Pros: A good performance from Esther McAuley, who delivers a very honest account of what it is like to live with Complex Regional Pain Syndrome.
Cons: Some scenes felt almost too surreal and halted understanding.
My favourite place in all of London has to be the Southbank. If you have never been, then I strongly recommend going; preferably with your partner, as I can’t think of a more romantic place to stroll than along the Thames. Friday nights are always buzzing and there is always plenty to see, so I recommend arriving early to have a walk around if you are seeing a show in this area.
This month sees Royal Festival Hall host the Unlimited Festival, a six-day festival that celebrates the artistic vision and originality of disabled artists. Around the ginormous hall, different artworks are exhibited, ‘We are all Human’, one of them reads. Different corners are filled with an array of exhibitions and performances from dance to literature, stand-up to live music. The main dance floor has even been turned into a disco.
Downstairs, in the rather stuffy Blue Room, is where I saw The Shape of Pain, conceived and directed by Rachel Bagshaw and written by Chris Thorpe. It follows a woman’s struggle as she battles Complex Regional Pain Syndrome (CRPS), an illness that is characterised by severe pain and swelling, often without any cause or reason. This one-woman show, performed by Esther McAuley, tells the character’s experience of love whilst living with the sometimes debilitating illness.
Unafraid of having meaningless one-night-stands, she unexpectedly meets a man one night who she falls in love with. He is perfect and does everything right at first, but as he tries to comprehend his girlfriend’s pain, the relationship fizzles out.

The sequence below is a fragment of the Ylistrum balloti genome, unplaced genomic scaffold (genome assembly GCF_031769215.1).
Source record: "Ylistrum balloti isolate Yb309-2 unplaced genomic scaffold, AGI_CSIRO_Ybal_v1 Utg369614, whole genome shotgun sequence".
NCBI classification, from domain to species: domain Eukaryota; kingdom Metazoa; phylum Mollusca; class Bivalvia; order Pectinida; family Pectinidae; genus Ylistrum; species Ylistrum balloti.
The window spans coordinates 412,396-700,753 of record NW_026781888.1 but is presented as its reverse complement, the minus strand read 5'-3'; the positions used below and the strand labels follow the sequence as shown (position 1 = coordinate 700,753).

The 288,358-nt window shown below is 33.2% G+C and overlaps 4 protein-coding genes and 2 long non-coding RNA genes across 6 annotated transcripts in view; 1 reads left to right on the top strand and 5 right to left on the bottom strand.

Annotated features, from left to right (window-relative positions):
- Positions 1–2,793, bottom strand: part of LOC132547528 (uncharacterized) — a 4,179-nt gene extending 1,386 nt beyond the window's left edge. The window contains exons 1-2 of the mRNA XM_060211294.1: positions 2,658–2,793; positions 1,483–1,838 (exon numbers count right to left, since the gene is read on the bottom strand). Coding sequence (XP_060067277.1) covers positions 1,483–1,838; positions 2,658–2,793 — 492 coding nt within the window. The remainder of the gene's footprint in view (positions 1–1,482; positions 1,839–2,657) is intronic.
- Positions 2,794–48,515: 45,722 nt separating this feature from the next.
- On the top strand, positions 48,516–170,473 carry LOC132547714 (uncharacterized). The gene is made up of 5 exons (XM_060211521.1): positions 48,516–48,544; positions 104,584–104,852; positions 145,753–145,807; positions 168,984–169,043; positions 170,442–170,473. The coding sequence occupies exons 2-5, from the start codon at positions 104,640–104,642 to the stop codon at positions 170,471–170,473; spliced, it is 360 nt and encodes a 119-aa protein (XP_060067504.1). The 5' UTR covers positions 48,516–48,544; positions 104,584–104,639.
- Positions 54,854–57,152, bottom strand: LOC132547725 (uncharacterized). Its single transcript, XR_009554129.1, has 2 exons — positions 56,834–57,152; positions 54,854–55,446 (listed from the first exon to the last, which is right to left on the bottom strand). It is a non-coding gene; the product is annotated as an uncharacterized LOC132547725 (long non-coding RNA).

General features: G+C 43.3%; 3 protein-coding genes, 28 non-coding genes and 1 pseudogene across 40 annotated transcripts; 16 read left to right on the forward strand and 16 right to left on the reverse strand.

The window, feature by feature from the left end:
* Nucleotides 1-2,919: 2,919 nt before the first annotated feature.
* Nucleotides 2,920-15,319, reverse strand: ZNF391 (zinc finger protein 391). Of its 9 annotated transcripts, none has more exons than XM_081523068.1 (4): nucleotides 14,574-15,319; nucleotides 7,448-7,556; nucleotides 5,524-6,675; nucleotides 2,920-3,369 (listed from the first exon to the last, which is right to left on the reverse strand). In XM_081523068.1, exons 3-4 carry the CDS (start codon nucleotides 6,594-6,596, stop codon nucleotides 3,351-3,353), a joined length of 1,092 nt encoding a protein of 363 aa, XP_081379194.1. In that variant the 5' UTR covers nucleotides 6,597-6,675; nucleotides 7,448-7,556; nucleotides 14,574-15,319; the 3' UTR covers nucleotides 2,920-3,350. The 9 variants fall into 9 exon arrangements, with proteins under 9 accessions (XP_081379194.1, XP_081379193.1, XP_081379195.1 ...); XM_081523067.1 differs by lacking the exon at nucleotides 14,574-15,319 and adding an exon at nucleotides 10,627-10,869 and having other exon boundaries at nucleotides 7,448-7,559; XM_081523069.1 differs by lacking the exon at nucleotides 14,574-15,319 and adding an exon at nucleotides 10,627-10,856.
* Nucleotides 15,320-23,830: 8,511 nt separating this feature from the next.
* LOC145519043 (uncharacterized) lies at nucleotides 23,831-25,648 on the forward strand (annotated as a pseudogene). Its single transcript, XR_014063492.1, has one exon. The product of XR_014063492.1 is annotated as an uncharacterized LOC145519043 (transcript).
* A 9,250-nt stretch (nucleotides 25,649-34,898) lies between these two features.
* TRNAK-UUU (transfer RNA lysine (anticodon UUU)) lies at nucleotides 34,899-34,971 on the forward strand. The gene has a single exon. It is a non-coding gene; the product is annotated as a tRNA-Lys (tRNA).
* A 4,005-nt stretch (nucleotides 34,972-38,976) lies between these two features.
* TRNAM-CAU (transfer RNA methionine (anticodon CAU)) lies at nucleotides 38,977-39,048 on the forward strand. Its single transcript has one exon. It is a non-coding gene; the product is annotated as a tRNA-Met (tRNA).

Flipping between naturalistic monologue and disjointed, surreal scenes, Bagshaw and Thorpe attempt to explain what it is like to suffer this pain. We are asked to imagine shapes and instructed to hold cubes, but as McAuley says ‘You can use all the metaphors you like… some things are inexplicable’.
Esther McAuley does a fine job presenting this rehearsed reading, showing moments of genuine comedy and deep emotion. When the script is complete and the full production is ready, I have no doubt that she will certainly do the role the justice it deserves. However, it does still require some amendments. The surrealist scenes were slightly too surreal and made little sense at all without the aid of light or sound. Transitions between scenes were also confusing, with no signal to let us know we were moving on. I also got fed up with the amount of times ‘or’ and ‘and’ were used. That being said, what I saw was a rehearsed reading and with some simple changes, the piece definitely has potential.
More conviction is needed from the sound. We were given snippets of sound effects but they weren’t quite loud enough or long enough to work out what they were. We hear a conversation the character has with herself in her head which works really well, but for the final product I’d really like to see more of this. With investment into light and sound, I think technology could really aid this performance and help move it from good to excellent.
Overall, China Plate have a strong piece of theatre. The script itself is quite powerful and definitely gives you an understanding of how you can never truly comprehend how awful it must be to live with that amount of pain. The surrealism needs some modification in order for it to work properly and I would definitely like to see them build on the sound.Returning in the spring, I will definitely pop along to see how this piece has progressed and I thoroughly look forward to its final production.
Author: Chris Thorpe
Conceived and Directed by: Rachel Bagshaw
Producer: China Plate Theatre
Commissioned by: Battersea Arts Centre and The New Wolsey Theatre
Booking Information: This show has now completed its run.